I was born 7-25 1954,guess u got me by a 6 pack?
 

homebrewer_99

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busmanray said:
hey homebrewer hope u had a good vacation in germany.
as far as drinking longer than ive been breathing, i guess your right. I was born 7-25 1954, guess u got me by a 6 pack?
A whopping 3 days anyway! Happy Belated Birthday!

I'm Irish so I had my first taste of whiskey the day I left the hospital, or so I'm told.

I actually was on a business trip. I had to modify a bunch of 120mm Mortars on about 8 cities over there.

I did have a 2005 Audi A6 Turbo Diesel for a rental. I got it up to 230 kmph (about 142 MPH) on the autobahn.:D

I've had my wife's BMW 525 to 240 kmph (about 148.8 MPH) several times when we lived there. I could have gone faster, but I would have had to invest in better tires. :D
 

El Pistolero

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homebrewer_99 said:
I did have a 2005 Audi A6 Turbo Diesel for a rental. I got it up to 230 kmph (about 142 MPH) on the autobahn.:D
May we assume that was on the way to (not from) the Rathskeller?
 

El Pistolero

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You're quite welcome...tho my concern is somewhat selfish in that I've noticed a lot more action here abouts when you're here vs when you're gone :)

That, and I can relate to the ponytail thang :cool:
 

dotsonrk

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Actually my friend, I'm from Cincinnati and we've got both a Samuel Adams and MillerCoors plants here. I interned at the MillerCoors plant last summer and the brewers at both plants were all either Brewing majors or Chemical Engineering majors. (the engineering being the important part).
 

dotsonrk

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Looking at your Oregon St. idea. They only offer a minor in Fermentation Science. I'd major in ChemE and minor in the FermSci.
 

onemanlan

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I was actually wondering this part myself. Im nearly done w /molecular biology degree(real close to microbiology) and I wanted to start looking into jobs pertaining to yeast through breweries or through labs. I'm having quite a hard time finding a Masters Degree related to brewing science! I really, really wish I could find one, but maybe I may have to put more focus into Fermentation science and try to contact companies and see what they want.

Any thoughts.
 

gtpro

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I'm a microbiology major, graduating next spring. The part time job I work is actually with fungal genetics. More plant pathology than brewing science though. I gotta say, brewing is more about knowledge of the process than technical knowledge. A brewing degree isnt gonna teach you anything that you cant learn from experience and this website. If you do something like micro at least you'll be keeping your options open.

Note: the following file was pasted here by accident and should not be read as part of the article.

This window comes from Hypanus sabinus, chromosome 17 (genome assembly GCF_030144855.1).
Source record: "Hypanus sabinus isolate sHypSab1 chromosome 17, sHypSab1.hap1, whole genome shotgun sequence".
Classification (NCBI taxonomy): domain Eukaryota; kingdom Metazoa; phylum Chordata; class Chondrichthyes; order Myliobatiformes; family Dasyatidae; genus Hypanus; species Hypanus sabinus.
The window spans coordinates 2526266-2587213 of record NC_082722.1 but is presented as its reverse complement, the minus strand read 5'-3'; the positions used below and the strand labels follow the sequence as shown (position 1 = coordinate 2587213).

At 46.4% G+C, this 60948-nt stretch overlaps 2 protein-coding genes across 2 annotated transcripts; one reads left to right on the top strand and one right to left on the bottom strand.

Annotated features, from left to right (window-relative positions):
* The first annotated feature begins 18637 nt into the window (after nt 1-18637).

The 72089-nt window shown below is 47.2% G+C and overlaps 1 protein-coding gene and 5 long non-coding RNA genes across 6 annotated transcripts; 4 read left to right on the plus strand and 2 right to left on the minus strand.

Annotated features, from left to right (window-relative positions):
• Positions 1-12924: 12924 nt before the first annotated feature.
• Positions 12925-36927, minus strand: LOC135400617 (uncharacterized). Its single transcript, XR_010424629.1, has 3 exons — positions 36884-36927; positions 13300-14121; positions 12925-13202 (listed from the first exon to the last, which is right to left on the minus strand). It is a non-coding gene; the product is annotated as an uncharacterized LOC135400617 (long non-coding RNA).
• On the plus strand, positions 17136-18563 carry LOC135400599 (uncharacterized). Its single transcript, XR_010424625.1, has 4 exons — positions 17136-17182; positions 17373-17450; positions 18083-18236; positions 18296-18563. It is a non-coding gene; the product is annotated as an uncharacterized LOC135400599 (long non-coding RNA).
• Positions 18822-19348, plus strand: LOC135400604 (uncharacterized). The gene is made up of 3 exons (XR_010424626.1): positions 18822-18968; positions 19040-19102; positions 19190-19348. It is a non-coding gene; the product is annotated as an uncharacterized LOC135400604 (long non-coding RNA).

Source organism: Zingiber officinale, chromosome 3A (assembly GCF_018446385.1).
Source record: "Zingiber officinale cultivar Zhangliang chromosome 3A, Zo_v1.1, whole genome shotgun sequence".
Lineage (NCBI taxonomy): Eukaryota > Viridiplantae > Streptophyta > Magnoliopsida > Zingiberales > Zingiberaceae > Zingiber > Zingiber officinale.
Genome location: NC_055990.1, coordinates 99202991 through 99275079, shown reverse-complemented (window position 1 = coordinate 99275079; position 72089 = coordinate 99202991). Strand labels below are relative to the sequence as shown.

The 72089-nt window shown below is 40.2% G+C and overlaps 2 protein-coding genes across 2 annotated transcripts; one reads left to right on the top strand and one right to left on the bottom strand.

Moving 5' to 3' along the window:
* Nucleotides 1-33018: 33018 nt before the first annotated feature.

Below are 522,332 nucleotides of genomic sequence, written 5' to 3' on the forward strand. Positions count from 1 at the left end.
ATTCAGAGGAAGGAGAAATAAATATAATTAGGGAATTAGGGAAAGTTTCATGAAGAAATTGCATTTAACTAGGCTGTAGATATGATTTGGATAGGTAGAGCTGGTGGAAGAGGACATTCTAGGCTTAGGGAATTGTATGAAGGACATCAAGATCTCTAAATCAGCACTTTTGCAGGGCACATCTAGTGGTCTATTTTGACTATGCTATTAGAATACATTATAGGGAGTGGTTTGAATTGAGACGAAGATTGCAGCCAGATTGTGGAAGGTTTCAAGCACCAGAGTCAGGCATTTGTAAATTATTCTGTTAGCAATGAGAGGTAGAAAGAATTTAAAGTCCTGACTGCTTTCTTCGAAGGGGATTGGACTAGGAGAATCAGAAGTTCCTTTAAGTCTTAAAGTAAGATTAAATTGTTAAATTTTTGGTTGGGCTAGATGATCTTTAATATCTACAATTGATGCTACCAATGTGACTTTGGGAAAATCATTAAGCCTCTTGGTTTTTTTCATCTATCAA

petep1980

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I thought Mechanical Engineering would be a good fit, but unless I take Organic Chem and Micro-biology I may not have the entire desired back ground.

However if you look at Che they don't do thermo or heat transfer which would help a lot in an actual brewing process.
 

sean6247

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I live near UC Davis. I have been getting brewing science texts from students through craigslist. I am essentially getting the education with out the cost of tuition. I will not get the degree... but then again I have no desire to be a production brewer, so no need for the piece of paper.
 

TopherM

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I used to work at a franchise brewpub (Rock Bottom/Big River) as a bartender, and would often help out the brewer. He enjoyed the travel and making beer, but in the bigger picture, he certainly didn't make much money. At the time I was working there (1999-2000), the brewer was making about 32K. I know that might seem alot to a college student, but understand that he probably was never in his life going to make much more than that. I'd rather work my way up the ladder doing something else, then own my own small brewery by the time I'm 60. Anyway, that's just me. I would LOOOOOOVE to be a professional brewer, but I'm not sure I would want to be one for 40+ years in the corporate world as a production brewer making the same 6-8 recipes OVER AND OVER.
 

jeckysmith

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Hey…I am here wondering to get brewing degree but I have no any idea that in which field I have to get degree in chemistry or in biology. My friend suggested me to get degree in biology. Are there any universities that offer fake degree? Please suggest me best university.

fake degree
 

itsme6582

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This sounds like another degree that will put you up to your ears in debt. Then, once you graduate, if you can find a job in the field, you live in the poor house because you can't afford your student loan payments. Go to college to get a job. If you want to be well rounded, travel. You'll learn a lot and it'll be cheaper.